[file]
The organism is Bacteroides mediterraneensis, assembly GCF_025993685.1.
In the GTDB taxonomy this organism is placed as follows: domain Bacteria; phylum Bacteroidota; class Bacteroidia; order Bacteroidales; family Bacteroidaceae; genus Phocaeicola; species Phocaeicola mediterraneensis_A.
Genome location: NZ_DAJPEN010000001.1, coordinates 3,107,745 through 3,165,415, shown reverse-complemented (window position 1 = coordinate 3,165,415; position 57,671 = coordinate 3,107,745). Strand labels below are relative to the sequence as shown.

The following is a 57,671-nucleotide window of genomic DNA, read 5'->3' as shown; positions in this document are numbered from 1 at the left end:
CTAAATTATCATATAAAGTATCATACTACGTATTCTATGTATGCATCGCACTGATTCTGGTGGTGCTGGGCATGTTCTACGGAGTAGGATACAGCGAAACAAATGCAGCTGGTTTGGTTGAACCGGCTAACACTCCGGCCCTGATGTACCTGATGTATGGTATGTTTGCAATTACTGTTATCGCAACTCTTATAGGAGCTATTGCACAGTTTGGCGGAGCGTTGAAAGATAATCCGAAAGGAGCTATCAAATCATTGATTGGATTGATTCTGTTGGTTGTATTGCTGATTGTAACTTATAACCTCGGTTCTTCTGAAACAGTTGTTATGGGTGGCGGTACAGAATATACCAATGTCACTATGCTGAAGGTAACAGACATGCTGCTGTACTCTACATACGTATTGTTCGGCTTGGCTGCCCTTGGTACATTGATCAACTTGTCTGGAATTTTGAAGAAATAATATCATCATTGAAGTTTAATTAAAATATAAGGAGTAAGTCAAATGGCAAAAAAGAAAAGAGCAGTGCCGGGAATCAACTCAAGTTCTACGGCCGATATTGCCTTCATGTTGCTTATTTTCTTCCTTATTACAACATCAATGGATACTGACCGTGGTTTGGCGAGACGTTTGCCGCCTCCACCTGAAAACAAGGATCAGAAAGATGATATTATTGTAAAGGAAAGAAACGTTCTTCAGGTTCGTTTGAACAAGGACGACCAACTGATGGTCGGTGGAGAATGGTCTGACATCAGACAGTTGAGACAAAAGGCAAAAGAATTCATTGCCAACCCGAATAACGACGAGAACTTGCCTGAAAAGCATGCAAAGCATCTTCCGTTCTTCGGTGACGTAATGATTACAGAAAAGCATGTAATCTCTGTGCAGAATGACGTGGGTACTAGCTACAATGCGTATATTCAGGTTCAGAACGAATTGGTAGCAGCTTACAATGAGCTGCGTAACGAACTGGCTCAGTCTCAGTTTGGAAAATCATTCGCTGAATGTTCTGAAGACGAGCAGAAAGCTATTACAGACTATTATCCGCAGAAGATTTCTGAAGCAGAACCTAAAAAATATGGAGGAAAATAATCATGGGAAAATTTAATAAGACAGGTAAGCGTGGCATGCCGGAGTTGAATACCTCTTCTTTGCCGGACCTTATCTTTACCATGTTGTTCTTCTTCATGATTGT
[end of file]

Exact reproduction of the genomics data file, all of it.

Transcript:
The organism is Bacteroides mediterraneensis, assembly GCF_025993685.1.
In the GTDB taxonomy this organism is placed as follows: domain Bacteria; phylum Bacteroidota; class Bacteroidia; order Bacteroidales; family Bacteroidaceae; genus Phocaeicola; species Phocaeicola mediterraneensis_A.
Genome location: NZ_DAJPEN010000001.1, coordinates 3,107,745 through 3,165,415, shown reverse-complemented (window position 1 = coordinate 3,165,415; position 57,671 = coordinate 3,107,745). Strand labels below are relative to the sequence as shown.

The following is a 57,671-nucleotide window of genomic DNA, read 5'->3' as shown; positions in this document are numbered from 1 at the left end:
CTAAATTATCATATAAAGTATCATACTACGTATTCTATGTATGCATCGCACTGATTCTGGTGGTGCTGGGCATGTTCTACGGAGTAGGATACAGCGAAACAAATGCAGCTGGTTTGGTTGAACCGGCTAACACTCCGGCCCTGATGTACCTGATGTATGGTATGTTTGCAATTACTGTTATCGCAACTCTTATAGGAGCTATTGCACAGTTTGGCGGAGCGTTGAAAGATAATCCGAAAGGAGCTATCAAATCATTGATTGGATTGATTCTGTTGGTTGTATTGCTGATTGTAACTTATAACCTCGGTTCTTCTGAAACAGTTGTTATGGGTGGCGGTACAGAATATACCAATGTCACTATGCTGAAGGTAACAGACATGCTGCTGTACTCTACATACGTATTGTTCGGCTTGGCTGCCCTTGGTACATTGATCAACTTGTCTGGAATTTTGAAGAAATAATATCATCATTGAAGTTTAATTAAAATATAAGGAGTAAGTCAAATGGCAAAAAAGAAAAGAGCAGTGCCGGGAATCAACTCAAGTTCTACGGCCGATATTGCCTTCATGTTGCTTATTTTCTTCCTTATTACAACATCAATGGATACTGACCGTGGTTTGGCGAGACGTTTGCCGCCTCCACCTGAAAACAAGGATCAGAAAGATGATATTATTGTAAAGGAAAGAAACGTTCTTCAGGTTCGTTTGAACAAGGACGACCAACTGATGGTCGGTGGAGAATGGTCTGACATCAGACAGTTGAGACAAAAGGCAAAAGAATTCATTGCCAACCCGAATAACGACGAGAACTTGCCTGAAAAGCATGCAAAGCATCTTCCGTTCTTCGGTGACGTAATGATTACAGAAAAGCATGTAATCTCTGTGCAGAATGACGTGGGTACTAGCTACAATGCGTATATTCAGGTTCAGAACGAATTGGTAGCAGCTTACAATGAGCTGCGTAACGAACTGGCTCAGTCTCAGTTTGGAAAATCATTCGCTGAATGTTCTGAAGACGAGCAGAAAGCTATTACAGACTATTATCCGCAGAAGATTTCTGAAGCAGAACCTAAAAAATATGGAGGAAAATAATCATGGGAAAATTTAATAAGACAGGTAAGCGTGGCATGCCGGAGTTGAATACCTCTTCTTTGCCGGACCTTATCTTTACCATGTTGTTCTTCTTCATGATTGT